What exactly is therapy?
The word ‘therapy’ usually refers to the talking therapies of psychotherapy and counselling, which are treatments for emotional and psychological problems. This involves meeting with a therapist, usually once a week, to talk things over in a safe, supportive and completely confidential place for a period of time. Most of the time therapy takes the form of a conversation, and occasionally it may be suggested that you try some exercises. Nothing is ever forced upon you and you always have choice and control over what happens in sessions. You do not need to be mentally unwell to benefit from therapy, although it is helpful for issues such as depression and anxiety.
In her work, Sandra often explores factors outside of our immediate awareness but which become obvious once we have reflected on them. We do not always know why we do what we do, or why we feel how we feel. Therapy can help to make sense of our feelings by becoming more acquainted with these deeper aspects.
Do I need therapy?
The decision to have psychotherapy or counselling is often a big step. You might make this decision because a situation in life has arisen recently that is too emotionally difficult for you to handle alone. Or there may be longer term issues or patterns of distress coming from your history which you have been unable to resolve. In your first session you are invited to explore whether therapy is suitable for you or not. Each person’s needs are unique, and your own therapy is tailored to your own needs.
There are various issues that might bring you to therapy. You may have problems with relationships, work, family matters, past or present abuse, depression, anxiety, physical illness or problems with ageing. Or you may have no particular problem that can be identified except for a chronic feeling of emptiness, dissatisfaction or lack of purpose. Whatever you bring, a gentle exploration of the issues usually reveals a deeper picture that helps you to make sense of what is happening.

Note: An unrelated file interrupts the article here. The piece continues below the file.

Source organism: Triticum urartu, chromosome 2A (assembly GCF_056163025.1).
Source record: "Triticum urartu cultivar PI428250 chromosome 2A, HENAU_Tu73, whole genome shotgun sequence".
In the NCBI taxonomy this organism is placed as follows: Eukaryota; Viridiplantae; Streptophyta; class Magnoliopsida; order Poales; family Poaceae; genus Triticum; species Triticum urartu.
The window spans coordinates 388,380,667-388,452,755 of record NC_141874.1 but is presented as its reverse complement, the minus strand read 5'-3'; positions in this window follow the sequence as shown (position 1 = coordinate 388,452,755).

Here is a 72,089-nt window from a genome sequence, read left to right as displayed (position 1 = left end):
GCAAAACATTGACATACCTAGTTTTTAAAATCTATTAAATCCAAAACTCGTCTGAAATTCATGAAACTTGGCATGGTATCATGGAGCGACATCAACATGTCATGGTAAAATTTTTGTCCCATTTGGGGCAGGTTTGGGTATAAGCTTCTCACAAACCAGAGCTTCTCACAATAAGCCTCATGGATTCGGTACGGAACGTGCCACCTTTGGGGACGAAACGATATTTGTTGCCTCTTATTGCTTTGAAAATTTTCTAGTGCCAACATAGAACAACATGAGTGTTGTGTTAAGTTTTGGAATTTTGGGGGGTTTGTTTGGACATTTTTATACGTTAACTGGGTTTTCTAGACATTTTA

How should I choose which therapist to see?
It is important to choose a therapist you feel comfortable with and who you feel understands you, as research has repeatedly shown it is the therapeutic relationship which has the biggest impact on positive outcomes. The therapeutic relationship is simply the relationship between the client and therapist. This relationship is kept safe and confidential by means of professional boundaries, and it provides you with a warm, compassionate and respectful space to explore your most difficult issues. Therapy can sometimes be challenging as we encounter our own blind spots, so it is important you feel understood and supported by your therapist.
What happens in the first session?
The first appointment is usually focused on identifying the issues that bring you to seek help and maybe looking at some of your life history. This process allows you and the therapist to get to know each other and to decide whether or not to go ahead with more sessions. You should feel ready and happy to proceed before therapy begins and there is never any pressure to go ahead. Normally, six sessions are planned initially which will be followed by a review, when the decision is made to book further sessions as appropriate.
How does therapy work?
Research indicates that talking therapies are effective for depression, anxiety and stress-related ailments. Counselling is widely used in medical, educational and workplace settings and has been shown to help people overcome difficult periods in their lives. Long term therapy often focuses on the deep roots of emotional suffering and involves self-reflection and the use of the relationship between therapist and client as a window into problematic relationship patterns in the patient’s life. This kind of work leads to greater self awareness and self control in the other relationships in our lives as inner contradictions and emotional blind-spots are gently revealed and resolved. Psychotherapy has been shown to set in motion psychological processes that lead to ongoing change even after therapy has ended (Shedler, American Psychologist Journal, Feb 2010)